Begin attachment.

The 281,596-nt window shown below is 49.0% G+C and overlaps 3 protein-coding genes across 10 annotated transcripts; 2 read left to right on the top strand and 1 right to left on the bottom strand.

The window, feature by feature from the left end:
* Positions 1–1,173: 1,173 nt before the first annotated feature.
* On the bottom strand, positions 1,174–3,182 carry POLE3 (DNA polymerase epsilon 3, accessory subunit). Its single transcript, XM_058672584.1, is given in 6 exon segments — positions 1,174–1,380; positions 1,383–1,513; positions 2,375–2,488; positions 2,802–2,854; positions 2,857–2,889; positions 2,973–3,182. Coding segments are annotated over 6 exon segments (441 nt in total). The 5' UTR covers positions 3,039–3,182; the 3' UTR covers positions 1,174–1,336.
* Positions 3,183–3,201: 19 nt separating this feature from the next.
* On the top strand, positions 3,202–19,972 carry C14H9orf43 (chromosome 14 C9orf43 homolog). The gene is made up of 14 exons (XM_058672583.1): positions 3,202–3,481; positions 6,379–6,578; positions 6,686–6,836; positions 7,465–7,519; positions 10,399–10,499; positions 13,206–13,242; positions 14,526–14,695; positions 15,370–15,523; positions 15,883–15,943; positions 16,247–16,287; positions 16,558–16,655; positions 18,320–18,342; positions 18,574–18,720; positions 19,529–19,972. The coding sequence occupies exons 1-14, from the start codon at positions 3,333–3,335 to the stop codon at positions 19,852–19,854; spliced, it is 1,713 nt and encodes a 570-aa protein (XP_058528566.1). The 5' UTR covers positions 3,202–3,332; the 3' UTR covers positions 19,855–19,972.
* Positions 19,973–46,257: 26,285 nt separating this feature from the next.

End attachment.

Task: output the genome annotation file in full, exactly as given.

The 281,596-nt window shown below is 49.0% G+C and overlaps 3 protein-coding genes across 10 annotated transcripts; 2 read left to right on the top strand and 1 right to left on the bottom strand.

The window, feature by feature from the left end:
* Positions 1–1,173: 1,173 nt before the first annotated feature.
* On the bottom strand, positions 1,174–3,182 carry POLE3 (DNA polymerase epsilon 3, accessory subunit). Its single transcript, XM_058672584.1, is given in 6 exon segments — positions 1,174–1,380; positions 1,383–1,513; positions 2,375–2,488; positions 2,802–2,854; positions 2,857–2,889; positions 2,973–3,182. Coding segments are annotated over 6 exon segments (441 nt in total). The 5' UTR covers positions 3,039–3,182; the 3' UTR covers positions 1,174–1,336.
* Positions 3,183–3,201: 19 nt separating this feature from the next.
* On the top strand, positions 3,202–19,972 carry C14H9orf43 (chromosome 14 C9orf43 homolog). The gene is made up of 14 exons (XM_058672583.1): positions 3,202–3,481; positions 6,379–6,578; positions 6,686–6,836; positions 7,465–7,519; positions 10,399–10,499; positions 13,206–13,242; positions 14,526–14,695; positions 15,370–15,523; positions 15,883–15,943; positions 16,247–16,287; positions 16,558–16,655; positions 18,320–18,342; positions 18,574–18,720; positions 19,529–19,972. The coding sequence occupies exons 1-14, from the start codon at positions 3,333–3,335 to the stop codon at positions 19,852–19,854; spliced, it is 1,713 nt and encodes a 570-aa protein (XP_058528566.1). The 5' UTR covers positions 3,202–3,332; the 3' UTR covers positions 19,855–19,972.
* Positions 19,973–46,257: 26,285 nt separating this feature from the next.